How to train your Dog to Behave when Encountering Strangers

In order to be safe in this new world, your little guy should be taught to ignore other dogs and people until you give the okay. We may want our pups to be friendly with everyone, but not everyone is friendly to puppies—or, more to the point—to dogs, which puppies become very soon indeed. There’s no problem with sociability, but it’s best to put it in its proper perspective. Would you want your two-year-old running off to meet strange children or adults? Of course not! They have to be taught to be polite. There is a time and a place for everything. Right now, we’re going to keep your puppy’s attention on you! Also, as I mentioned, many puppies are cautious about new things, just as some children are. This isn’t a character flaw; it is just a fact of life.

One of the best ways for these dogs to learn about the world is by viewing it through you and checking in with you to make sure you’re there to protect them. While you’re on a walk, then, try not to let your puppy run up to strangers. Just hold him back by his collar or leash, and give him a little treat while you’re doing so to reduce his frustration (especially if he really wants to get to the person!) Then, after the stranger has asked whether he or she can pet your pup, you can allow it. Ask him or her to pet your pup gently. If your puppy seems frightened and cringes when approached, you can ask the stranger to stroke him under his chin or not to pet him at all.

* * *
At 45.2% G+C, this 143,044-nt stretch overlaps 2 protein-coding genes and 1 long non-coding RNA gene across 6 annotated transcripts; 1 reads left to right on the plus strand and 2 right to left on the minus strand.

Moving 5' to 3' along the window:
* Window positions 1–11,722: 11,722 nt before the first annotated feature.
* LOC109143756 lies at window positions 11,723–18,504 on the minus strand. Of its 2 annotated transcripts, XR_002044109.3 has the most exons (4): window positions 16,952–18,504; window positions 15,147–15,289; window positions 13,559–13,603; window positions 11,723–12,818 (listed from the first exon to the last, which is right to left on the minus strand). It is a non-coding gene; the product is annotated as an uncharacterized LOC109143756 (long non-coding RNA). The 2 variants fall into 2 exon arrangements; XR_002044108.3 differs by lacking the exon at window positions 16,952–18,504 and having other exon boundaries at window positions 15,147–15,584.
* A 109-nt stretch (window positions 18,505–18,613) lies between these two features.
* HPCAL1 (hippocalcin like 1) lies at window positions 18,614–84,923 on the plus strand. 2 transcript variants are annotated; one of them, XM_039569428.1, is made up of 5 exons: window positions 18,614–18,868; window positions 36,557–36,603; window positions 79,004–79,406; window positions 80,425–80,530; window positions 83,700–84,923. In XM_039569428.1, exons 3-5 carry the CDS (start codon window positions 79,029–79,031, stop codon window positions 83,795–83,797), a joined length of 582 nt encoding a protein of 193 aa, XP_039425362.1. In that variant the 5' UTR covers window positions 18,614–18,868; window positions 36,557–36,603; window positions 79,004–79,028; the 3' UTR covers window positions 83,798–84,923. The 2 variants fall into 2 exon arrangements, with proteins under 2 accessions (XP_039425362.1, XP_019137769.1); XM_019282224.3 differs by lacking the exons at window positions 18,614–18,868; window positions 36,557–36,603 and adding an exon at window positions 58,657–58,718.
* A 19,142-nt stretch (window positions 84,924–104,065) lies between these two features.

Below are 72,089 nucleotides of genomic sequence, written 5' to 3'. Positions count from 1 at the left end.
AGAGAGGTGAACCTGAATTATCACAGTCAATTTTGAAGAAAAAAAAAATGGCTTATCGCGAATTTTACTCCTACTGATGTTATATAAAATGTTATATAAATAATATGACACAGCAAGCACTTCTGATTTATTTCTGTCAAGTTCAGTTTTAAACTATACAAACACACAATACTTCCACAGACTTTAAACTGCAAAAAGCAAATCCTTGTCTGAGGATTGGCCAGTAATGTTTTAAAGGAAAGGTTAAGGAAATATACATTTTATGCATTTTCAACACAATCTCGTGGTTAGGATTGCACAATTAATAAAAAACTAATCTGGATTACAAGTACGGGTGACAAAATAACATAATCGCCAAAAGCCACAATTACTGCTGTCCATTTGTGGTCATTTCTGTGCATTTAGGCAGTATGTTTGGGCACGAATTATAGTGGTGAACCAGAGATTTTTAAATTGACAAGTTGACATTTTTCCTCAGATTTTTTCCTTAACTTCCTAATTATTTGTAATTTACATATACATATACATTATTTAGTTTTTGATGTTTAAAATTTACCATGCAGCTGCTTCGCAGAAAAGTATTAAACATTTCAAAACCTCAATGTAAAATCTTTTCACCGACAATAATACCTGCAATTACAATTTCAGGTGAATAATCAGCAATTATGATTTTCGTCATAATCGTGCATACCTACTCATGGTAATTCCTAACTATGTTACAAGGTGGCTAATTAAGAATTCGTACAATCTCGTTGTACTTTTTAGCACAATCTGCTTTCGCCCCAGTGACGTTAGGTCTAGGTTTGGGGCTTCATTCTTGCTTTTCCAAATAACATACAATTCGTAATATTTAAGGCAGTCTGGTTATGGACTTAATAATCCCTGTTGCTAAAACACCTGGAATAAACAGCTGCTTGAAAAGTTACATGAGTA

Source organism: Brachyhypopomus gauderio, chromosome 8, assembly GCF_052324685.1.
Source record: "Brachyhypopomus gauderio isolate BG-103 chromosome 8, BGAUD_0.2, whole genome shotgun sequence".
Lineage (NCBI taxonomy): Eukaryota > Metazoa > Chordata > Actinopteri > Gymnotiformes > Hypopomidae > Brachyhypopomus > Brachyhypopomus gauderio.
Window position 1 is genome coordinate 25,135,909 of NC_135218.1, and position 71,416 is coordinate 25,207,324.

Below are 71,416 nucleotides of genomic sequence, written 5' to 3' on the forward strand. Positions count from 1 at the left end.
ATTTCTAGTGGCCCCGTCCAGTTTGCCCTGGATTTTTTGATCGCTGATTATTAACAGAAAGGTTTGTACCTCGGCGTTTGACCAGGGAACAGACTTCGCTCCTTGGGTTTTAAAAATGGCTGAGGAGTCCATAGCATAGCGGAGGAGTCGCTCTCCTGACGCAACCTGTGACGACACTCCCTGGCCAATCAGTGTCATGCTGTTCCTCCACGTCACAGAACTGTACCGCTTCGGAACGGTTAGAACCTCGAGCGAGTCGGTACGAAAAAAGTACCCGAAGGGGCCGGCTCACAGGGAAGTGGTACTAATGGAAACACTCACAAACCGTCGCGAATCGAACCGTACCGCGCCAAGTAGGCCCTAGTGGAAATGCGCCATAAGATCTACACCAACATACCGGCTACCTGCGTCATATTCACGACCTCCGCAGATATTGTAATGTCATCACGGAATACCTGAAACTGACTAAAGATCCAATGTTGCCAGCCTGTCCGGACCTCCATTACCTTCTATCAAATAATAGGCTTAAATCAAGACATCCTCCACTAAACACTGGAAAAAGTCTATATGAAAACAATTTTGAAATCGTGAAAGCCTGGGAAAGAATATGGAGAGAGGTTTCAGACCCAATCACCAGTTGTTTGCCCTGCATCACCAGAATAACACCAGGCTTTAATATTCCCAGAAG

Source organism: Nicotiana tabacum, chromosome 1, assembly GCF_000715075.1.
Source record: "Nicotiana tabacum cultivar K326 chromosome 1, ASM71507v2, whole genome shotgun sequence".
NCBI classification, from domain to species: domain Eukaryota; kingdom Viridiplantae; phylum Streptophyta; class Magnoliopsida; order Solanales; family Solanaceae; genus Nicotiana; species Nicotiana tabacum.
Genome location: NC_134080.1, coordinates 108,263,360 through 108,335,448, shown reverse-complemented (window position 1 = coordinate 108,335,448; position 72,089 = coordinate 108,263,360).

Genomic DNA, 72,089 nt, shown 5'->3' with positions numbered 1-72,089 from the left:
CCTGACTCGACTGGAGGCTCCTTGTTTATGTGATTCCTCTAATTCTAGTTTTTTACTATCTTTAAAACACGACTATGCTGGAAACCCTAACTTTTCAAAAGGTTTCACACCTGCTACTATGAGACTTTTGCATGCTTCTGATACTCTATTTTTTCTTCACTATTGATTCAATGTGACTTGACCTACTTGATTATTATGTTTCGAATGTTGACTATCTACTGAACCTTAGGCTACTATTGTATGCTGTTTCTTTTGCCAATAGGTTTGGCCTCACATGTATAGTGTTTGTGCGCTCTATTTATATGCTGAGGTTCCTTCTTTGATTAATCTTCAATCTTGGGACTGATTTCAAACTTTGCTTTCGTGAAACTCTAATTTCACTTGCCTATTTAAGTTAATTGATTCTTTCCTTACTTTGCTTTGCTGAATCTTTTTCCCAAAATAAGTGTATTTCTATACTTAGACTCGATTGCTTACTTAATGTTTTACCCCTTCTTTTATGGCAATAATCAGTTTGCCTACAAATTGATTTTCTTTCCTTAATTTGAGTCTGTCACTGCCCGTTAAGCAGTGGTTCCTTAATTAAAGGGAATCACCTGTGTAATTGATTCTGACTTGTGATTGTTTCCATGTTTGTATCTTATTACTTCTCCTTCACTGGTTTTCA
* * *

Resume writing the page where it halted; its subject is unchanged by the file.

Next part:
I don’t recommend having strangers give your puppy treats—all food should come from you. There are a few reasons for this. The first is that it works against what we’ve just been discussing: having your pup wait until you give him permission before he can greet a stranger. The second is that you want your pup to believe that you are the Controller of the Universe, meaning all good things comes from you. The third reason has to do with shy or cautious puppies. Sometimes they really want the treat and will stretch out their heads and necks to get it while leaving their butts and back legs as far away as they can. They’ll then grasp the treat and quickly retreat to eat it. These dogs are in conflict with themselves, and as they grow, they are the most likely to turn that conflict into aggression.

Filed Under: Pets & Animals


About the Author: Fred Goodson has a passion for pets and animals. He has 4 dogs and is planning to have another one. He is also a blogger who writes about pets and animals. Currently, he is living in New Jersey.

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